6. Serving up comfort foods from home: Sometimes, all it takes to make service members feel connected to home is taste of their favorite foods. That’s why USO patrons can always find a variety of snack, drink and meal options at centers around the world. Some centers, like USO Great Lakes, provide a free, home-cooked meals for troops, while others, like many Southwest Asia centers, always seem to be churning out comforting sweet treats, like homemade ice cream.

A Halloween/Thanksgiving USO Holiday Box from 2011.

A Halloween/Thanksgiving USO Holiday Box from 2011.

7. Bringing the holidays to troops abroad: Being deployed during a special holiday can make troops feel even further from home. That’s why many USO centers host a number special parties and events around those red calendar days.

Troops in remote areas far from a USO center can even get in on the fun, too, thanks to the USO Holiday Boxes program. These special seasonal boxes, filled with games, decorations and other festive supplies are designed to help service members celebrate the year’s special days in any location. There are four seasonal boxes units can request throughout the year, including a Halloween/Thanksgiving box that helped a handful of service members have a spooky Halloween back in 2011.

8. Welcoming troops home: Even though a homecoming is already a joyful occasion for military families, the USO has a history of stepping in to make the day even more memorable. From helping arriving troops freshen up before reuniting with their loved ones to coordinating surprise homecomings like this, this, and this, the USO there to celebrate military families finally reconnecting after a long deployment apart.

The Power of a Phone Call Home from the Battlefield

Alexander Carpenter with his daughter, Chloe, shortly after his third and final deployment as a Marine. Photo courtesy of Alexander Carpenter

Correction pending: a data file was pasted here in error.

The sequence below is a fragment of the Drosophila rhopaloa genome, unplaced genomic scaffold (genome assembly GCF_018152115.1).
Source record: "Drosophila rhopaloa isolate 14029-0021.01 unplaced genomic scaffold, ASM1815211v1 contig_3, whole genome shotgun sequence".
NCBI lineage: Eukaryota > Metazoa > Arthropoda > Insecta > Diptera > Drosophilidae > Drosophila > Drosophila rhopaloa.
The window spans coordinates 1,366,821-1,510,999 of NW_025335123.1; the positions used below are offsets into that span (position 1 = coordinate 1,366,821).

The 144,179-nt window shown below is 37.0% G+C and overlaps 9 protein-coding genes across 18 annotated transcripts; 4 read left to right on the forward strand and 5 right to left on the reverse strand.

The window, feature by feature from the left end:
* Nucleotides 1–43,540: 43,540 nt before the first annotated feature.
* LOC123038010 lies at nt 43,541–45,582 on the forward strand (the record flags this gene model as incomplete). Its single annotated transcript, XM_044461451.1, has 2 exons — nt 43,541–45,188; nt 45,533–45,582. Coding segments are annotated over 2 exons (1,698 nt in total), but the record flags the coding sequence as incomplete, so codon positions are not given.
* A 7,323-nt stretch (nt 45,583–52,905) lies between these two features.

Alexander Carpenter with his daughter Chloe shortly after his third deployment as a Marine. Photo courtesy of Alexander Carpenter

Six years ago today, then-Marine Alexander Carpenter was going on long patrols in Iraq in the aftermath of the bloody Battle of Ramadi. But the dangerous fighting he and his fellow Marines encountered wasn’t the only stressful situation on his mind.

In this edited email to the USO, Carpenter recalls a phone call made from a USO in December 2006 that changed his life:

I got back from a 12-day-out rotation. It was close to midnight in Ramadi. Our staff sergeant told us to clean our weapons and then we could shower, eat and have some time off. I cleaned my [weapon] so fast … because, my baby girl was to be born that day. I frantically cleaned my [weapon] and got a buddy to go the USO call center with me. (I skipped the chow and skipped the shower.) I called three or four different people and no one answered. I was so scared, I didn’t want to go back out without hearing my baby girl’s cry. Finally, I call one more time and I get an answer. She has been born!!! Ten fingers, 10 toes, healthy and kicking! … I shouted “I’M A DAD!” No one said shut up. No one told me to be quiet. But [the others in the USO] clapped and congratulated me. Tears streamed down my face. I spent six more months of patrols and firefights with my brothers by my side. I came back to the USO every 12 days to call home to hear my daughter. I made it home and saw my baby for the first time May 26, 2007 (she was born Dec. 2006).

I fought from that first phone call on not for oil, not for WMDs, not for Bush: I fought for my brothers to my left and right so we could all see our babies. The USO made that call possible for me. And to this day I have never said thank you. … Thank you USO.

Troops deployed across the globe rely on free calls home from USO centers to celebrate the seminal moments of their lives, connect with family members or just let people back in the States know they’re doing OK. Find out how you can help keep these phone calls free for America’s troops here.